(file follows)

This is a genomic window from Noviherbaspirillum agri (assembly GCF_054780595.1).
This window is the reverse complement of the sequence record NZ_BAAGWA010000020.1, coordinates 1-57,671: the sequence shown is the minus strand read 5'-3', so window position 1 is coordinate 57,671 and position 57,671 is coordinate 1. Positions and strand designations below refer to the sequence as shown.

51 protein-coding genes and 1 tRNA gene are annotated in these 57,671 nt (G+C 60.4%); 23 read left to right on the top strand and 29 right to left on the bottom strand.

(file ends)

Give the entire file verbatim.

This is a genomic window from Noviherbaspirillum agri (assembly GCF_054780595.1).
This window is the reverse complement of the sequence record NZ_BAAGWA010000020.1, coordinates 1-57,671: the sequence shown is the minus strand read 5'-3', so window position 1 is coordinate 57,671 and position 57,671 is coordinate 1. Positions and strand designations below refer to the sequence as shown.

51 protein-coding genes and 1 tRNA gene are annotated in these 57,671 nt (G+C 60.4%); 23 read left to right on the top strand and 29 right to left on the bottom strand.